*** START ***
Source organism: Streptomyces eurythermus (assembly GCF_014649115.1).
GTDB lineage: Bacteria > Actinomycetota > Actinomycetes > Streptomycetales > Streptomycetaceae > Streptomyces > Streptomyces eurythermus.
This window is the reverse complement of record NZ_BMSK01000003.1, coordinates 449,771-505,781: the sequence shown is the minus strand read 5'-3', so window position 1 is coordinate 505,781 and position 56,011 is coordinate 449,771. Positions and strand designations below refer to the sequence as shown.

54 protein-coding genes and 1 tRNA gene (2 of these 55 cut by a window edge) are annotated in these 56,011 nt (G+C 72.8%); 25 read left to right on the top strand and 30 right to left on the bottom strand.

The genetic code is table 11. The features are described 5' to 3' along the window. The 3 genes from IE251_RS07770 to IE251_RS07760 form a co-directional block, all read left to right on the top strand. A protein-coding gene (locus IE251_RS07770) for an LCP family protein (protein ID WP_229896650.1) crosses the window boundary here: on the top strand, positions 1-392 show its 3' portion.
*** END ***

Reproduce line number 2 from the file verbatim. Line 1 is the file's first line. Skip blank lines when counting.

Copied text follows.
GTDB lineage: Bacteria > Actinomycetota > Actinomycetes > Streptomycetales > Streptomycetaceae > Streptomyces > Streptomyces eurythermus.